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Sambhu Lal Ram Vs. State of West Bengal - Court Judgment

LegalCrystal Citation
SubjectCriminal
CourtKolkata High Court
Decided On
Case NumberA.F.A.O. No. 92 of 1957
Judge
Reported inAIR1959Cal784,1959CriLJ1435
ActsCode of Criminal Procedure (CrPC) , 1898 - Sections 386(3), 488 and 488(3)
AppellantSambhu Lal Ram
RespondentState of West Bengal
Appellant AdvocateBijoy Bhose and ;Sasthi Charan Roy, Advs.
Respondent AdvocateNirmal Chandra Chakravarti, Govt. Pleader and Sibakali Bagchi, Adv.
DispositionAppeal dismissed
Excerpt:
- .....procedure code because the magistrate who had passed the order for maintenance had issued a warrant to the collector authorising him to realise the amount due from the appellant. there can be no question that such a warrant shall be deemed to be a decree and the nearest civil court by which such a decree can be executed is the proper court through which execution can be levied. having taken this view, the executing court disallowed the objection of the appellant. he preferred an appeal which was also dismissed. in the lower appellate court a further ground was taken on behalf of the appellant that he had already been sentenced to imprisonment by the magistrate for a month, and having done so it was not within the competence of the magistrate to issue a warrant to the collector for.....
Judgment:

Renupada Mukherjee, J.

1. This appeal arises in connection with an application for execution made by the Collector of 24 Parganas for realising some maintenance money through the Civil Court. Apparently the application for execution was filed by the Collector under the provisions of Sub-section (3) of Section 386 of the Criminal Procedure Code. The only objection taken by the appellant in the executing court was that the Civil Court has no jurisdiction to entertain an application of this kind and the order passed by a Magistrate under Section 488 of the Code of Criminal Procedure is not executable through the Civil Court. The application for execution was made by the Collector under Sub-section (3) of Section 386 of the Criminal Procedure Code because the Magistrate who had passed the order for maintenance had issued a warrant to the Collector authorising him to realise the amount due from the appellant. There can be no question that such a warrant shall be deemed to be a decree and the nearest Civil Court by which such a decree can be executed is the proper court through which execution can be levied. Having taken this view, the executing court disallowed the objection of the appellant. He preferred an appeal which was also dismissed. In the lower appellate court a further ground was taken on behalf of the appellant that he had already been sentenced to imprisonment by the Magistrate for a month, and having done so it was not within the competence of the Magistrate to issue a warrant to the Collector for realising the amount. This contention was negatived by the lower appellate court. So the judgment-debtor of the executing court against whom the order for maintenance was passed has come up in Second Appeal.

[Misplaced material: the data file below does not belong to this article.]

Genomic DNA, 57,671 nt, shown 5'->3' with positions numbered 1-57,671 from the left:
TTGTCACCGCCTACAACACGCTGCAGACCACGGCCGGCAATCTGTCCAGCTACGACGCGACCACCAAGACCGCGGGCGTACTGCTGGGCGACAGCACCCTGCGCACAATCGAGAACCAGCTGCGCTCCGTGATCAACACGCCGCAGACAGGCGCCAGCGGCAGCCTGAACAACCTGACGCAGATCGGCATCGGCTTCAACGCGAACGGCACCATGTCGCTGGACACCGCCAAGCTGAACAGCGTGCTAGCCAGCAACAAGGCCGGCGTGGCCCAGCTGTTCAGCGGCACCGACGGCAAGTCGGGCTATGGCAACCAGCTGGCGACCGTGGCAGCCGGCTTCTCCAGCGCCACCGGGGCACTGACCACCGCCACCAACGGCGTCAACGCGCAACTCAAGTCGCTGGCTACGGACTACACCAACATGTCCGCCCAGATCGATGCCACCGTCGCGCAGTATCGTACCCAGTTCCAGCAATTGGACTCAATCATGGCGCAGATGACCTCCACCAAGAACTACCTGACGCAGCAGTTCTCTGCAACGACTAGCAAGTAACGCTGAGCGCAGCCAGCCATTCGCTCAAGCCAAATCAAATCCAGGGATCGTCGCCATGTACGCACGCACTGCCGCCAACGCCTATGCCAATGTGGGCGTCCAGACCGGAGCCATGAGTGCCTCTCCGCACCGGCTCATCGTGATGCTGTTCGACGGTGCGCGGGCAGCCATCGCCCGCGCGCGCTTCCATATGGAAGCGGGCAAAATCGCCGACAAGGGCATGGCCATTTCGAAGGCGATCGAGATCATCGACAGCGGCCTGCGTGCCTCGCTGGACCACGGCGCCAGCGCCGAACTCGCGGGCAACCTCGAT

2. After hearing Mr. Bhose on behalf of the appellant and Mr. Chakravarti on behalf of the State I am of opinion that there is no substance in this appeal. Mr. Bhose was not in a position to urge the objections which were really urged in the courts below. In this Court Mr. Bhose wanted to press a new point. The amount of maintenance payable by the appellant is admittedly Rs. 50/-per month. Execution was levied by the Collector for a sum of Rs. 1150/-. Mr. Bhose contended that under the second proviso to Sub-section (3) of Section 488 of the Criminal Procedure Code no warrant can be issued for the recovery of any amount unless application be made to the court to levy such amount within a period of one year from the date on which the amount became due. Mr. Bhose contended that the period of limitation provided by the above proviso is one year. Mr. Bhose argued that the Collector could levy execution for an amount of Rs. 600/- only which was the amount of maintenance payable for one year and not for any amount in excess of that. In my opinion this contention cannot be allowed to be raised in the executing court. It would be open to the appellant to move the learned Magistrate who sent the warrant to the Collector for revising the warrant, if the appellant is so advised and if it is permissible for him to make such an application. The objection cannot be allowed to be raised in the executing court. So the objection raised on this ground must fail.

3. Mr. Bhose submitted before me that his client has already deposited a sum of Rs. 900/- in two instalments without prejudice to his rights and contentions. This fact will be duly considered by the executing court.

4. For reasons stated above, I dismiss this appeal with costs to the respondent.


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